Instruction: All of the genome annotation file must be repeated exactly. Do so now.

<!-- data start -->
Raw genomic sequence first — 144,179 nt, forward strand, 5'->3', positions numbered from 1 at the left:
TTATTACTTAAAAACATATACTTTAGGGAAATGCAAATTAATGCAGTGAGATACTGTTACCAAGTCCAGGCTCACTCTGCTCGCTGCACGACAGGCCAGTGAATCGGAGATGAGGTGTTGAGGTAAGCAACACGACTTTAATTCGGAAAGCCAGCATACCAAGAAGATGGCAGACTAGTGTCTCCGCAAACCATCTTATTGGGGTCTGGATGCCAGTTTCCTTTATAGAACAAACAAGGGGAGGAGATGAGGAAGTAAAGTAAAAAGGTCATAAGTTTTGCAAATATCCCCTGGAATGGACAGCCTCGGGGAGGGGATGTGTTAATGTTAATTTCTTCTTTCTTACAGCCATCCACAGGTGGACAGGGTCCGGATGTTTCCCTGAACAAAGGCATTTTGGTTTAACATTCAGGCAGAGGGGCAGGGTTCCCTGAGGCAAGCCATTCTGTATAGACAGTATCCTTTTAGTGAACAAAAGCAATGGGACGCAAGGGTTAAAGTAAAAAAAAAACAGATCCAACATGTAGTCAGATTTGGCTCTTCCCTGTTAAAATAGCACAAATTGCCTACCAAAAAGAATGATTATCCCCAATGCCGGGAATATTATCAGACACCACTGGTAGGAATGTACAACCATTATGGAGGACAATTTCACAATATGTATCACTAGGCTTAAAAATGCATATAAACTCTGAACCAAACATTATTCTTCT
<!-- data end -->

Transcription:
Raw genomic sequence first — 144,179 nt, forward strand, 5'->3', positions numbered from 1 at the left:
TTATTACTTAAAAACATATACTTTAGGGAAATGCAAATTAATGCAGTGAGATACTGTTACCAAGTCCAGGCTCACTCTGCTCGCTGCACGACAGGCCAGTGAATCGGAGATGAGGTGTTGAGGTAAGCAACACGACTTTAATTCGGAAAGCCAGCATACCAAGAAGATGGCAGACTAGTGTCTCCGCAAACCATCTTATTGGGGTCTGGATGCCAGTTTCCTTTATAGAACAAACAAGGGGAGGAGATGAGGAAGTAAAGTAAAAAGGTCATAAGTTTTGCAAATATCCCCTGGAATGGACAGCCTCGGGGAGGGGATGTGTTAATGTTAATTTCTTCTTTCTTACAGCCATCCACAGGTGGACAGGGTCCGGATGTTTCCCTGAACAAAGGCATTTTGGTTTAACATTCAGGCAGAGGGGCAGGGTTCCCTGAGGCAAGCCATTCTGTATAGACAGTATCCTTTTAGTGAACAAAAGCAATGGGACGCAAGGGTTAAAGTAAAAAAAAAACAGATCCAACATGTAGTCAGATTTGGCTCTTCCCTGTTAAAATAGCACAAATTGCCTACCAAAAAGAATGATTATCCCCAATGCCGGGAATATTATCAGACACCACTGGTAGGAATGTACAACCATTATGGAGGACAATTTCACAATATGTATCACTAGGCTTAAAAATGCATATAAACTCTGAACCAAACATTATTCTTCT